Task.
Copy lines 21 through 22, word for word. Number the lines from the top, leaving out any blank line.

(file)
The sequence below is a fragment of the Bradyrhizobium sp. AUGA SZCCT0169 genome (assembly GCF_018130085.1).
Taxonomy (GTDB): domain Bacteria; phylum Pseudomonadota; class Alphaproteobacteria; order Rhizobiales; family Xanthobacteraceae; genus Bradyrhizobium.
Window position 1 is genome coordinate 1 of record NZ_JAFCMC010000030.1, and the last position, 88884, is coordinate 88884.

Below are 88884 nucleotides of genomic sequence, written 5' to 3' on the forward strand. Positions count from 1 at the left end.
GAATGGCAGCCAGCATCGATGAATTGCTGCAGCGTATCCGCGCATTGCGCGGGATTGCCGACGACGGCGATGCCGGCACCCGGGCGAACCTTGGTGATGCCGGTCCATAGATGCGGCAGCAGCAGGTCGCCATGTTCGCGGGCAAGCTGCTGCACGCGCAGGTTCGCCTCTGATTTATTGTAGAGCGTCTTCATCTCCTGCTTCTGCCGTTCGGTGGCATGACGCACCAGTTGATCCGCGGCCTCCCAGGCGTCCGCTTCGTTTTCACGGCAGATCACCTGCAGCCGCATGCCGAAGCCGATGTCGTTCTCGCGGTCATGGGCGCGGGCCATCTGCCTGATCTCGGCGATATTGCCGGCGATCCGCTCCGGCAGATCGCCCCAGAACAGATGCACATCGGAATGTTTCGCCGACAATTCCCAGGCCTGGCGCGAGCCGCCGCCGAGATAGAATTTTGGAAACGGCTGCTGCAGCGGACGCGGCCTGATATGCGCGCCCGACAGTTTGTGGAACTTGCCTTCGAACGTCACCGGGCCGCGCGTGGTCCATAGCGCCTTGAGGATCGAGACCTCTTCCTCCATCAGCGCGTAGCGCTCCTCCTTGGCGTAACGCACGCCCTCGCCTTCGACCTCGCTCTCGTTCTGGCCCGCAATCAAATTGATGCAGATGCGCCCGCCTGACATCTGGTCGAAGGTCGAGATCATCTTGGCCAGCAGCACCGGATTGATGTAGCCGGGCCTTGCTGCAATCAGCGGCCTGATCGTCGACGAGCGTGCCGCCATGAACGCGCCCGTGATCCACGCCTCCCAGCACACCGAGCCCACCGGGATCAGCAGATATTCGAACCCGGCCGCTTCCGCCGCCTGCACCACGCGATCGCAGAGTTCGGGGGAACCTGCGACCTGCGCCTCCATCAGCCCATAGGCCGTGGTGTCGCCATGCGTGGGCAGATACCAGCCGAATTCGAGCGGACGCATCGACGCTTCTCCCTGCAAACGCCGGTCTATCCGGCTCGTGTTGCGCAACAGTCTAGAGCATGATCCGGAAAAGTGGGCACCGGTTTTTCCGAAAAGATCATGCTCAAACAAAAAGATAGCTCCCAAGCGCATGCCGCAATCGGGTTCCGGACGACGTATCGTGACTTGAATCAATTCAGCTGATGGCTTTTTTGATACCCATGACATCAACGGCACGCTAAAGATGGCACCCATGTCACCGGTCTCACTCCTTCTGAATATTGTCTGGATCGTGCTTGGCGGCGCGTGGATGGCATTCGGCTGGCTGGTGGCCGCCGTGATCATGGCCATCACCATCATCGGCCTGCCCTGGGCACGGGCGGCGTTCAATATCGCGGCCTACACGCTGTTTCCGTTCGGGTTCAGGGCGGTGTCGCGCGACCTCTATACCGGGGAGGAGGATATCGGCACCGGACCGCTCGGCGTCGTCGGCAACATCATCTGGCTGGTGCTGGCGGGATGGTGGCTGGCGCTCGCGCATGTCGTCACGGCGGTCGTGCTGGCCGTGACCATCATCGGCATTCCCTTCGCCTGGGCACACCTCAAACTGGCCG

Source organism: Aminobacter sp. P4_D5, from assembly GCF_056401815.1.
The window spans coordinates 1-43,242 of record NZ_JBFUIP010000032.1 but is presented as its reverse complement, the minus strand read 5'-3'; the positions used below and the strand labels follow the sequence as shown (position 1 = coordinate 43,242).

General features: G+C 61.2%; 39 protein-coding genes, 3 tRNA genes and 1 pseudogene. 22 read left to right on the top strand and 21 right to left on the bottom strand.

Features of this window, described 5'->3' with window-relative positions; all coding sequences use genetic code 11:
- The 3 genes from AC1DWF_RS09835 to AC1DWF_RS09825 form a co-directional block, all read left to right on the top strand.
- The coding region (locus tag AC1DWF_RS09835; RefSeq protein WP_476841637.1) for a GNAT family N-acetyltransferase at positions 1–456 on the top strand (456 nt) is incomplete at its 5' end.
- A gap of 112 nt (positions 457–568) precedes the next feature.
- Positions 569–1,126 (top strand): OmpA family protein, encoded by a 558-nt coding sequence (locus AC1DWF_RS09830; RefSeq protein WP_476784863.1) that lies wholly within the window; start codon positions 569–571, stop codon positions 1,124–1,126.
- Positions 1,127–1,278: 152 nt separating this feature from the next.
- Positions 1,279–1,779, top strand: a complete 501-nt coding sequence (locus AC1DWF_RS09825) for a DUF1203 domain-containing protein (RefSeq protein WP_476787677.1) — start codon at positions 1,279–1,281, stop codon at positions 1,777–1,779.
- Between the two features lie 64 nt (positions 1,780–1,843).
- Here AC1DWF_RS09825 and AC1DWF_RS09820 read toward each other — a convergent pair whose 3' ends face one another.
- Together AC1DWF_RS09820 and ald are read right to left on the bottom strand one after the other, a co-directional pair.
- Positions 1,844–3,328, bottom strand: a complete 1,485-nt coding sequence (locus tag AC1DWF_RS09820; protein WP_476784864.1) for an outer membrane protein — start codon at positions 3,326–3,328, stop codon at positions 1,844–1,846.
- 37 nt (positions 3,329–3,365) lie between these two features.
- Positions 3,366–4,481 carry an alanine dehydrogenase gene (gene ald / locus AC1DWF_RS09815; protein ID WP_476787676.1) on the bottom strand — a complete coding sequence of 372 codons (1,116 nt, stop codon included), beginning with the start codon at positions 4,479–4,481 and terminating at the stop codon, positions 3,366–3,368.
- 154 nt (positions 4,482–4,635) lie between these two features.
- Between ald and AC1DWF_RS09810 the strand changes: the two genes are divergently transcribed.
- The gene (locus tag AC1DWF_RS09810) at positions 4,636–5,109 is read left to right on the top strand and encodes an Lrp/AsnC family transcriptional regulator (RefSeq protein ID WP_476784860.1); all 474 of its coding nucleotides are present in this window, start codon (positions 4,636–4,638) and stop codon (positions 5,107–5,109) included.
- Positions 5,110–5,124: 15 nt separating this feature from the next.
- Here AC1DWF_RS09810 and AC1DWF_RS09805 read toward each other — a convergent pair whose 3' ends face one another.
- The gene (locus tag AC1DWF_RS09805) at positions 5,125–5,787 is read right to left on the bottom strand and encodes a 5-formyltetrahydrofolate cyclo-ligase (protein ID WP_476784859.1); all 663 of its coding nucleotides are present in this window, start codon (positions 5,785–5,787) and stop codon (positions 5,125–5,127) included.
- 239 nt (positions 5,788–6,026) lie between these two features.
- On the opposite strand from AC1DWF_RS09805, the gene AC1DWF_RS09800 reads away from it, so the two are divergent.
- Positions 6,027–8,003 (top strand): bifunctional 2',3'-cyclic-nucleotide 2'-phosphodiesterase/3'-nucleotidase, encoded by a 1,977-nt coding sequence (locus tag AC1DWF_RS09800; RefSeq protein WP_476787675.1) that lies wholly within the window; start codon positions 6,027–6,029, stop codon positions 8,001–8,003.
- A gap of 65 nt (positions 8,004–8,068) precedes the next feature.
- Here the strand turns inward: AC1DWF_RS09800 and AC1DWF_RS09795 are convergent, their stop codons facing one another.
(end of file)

- Positions 3,366–4,481 carry an alanine dehydrogenase gene (gene ald / locus AC1DWF_RS09815; protein ID WP_476787676.1) on the bottom strand — a complete coding sequence of 372 codons (1,116 nt, stop codon included), beginning with the start codon at positions 4,479–4,481 and terminating at the stop codon, positions 3,366–3,368.
- 154 nt (positions 4,482–4,635) lie between these two features.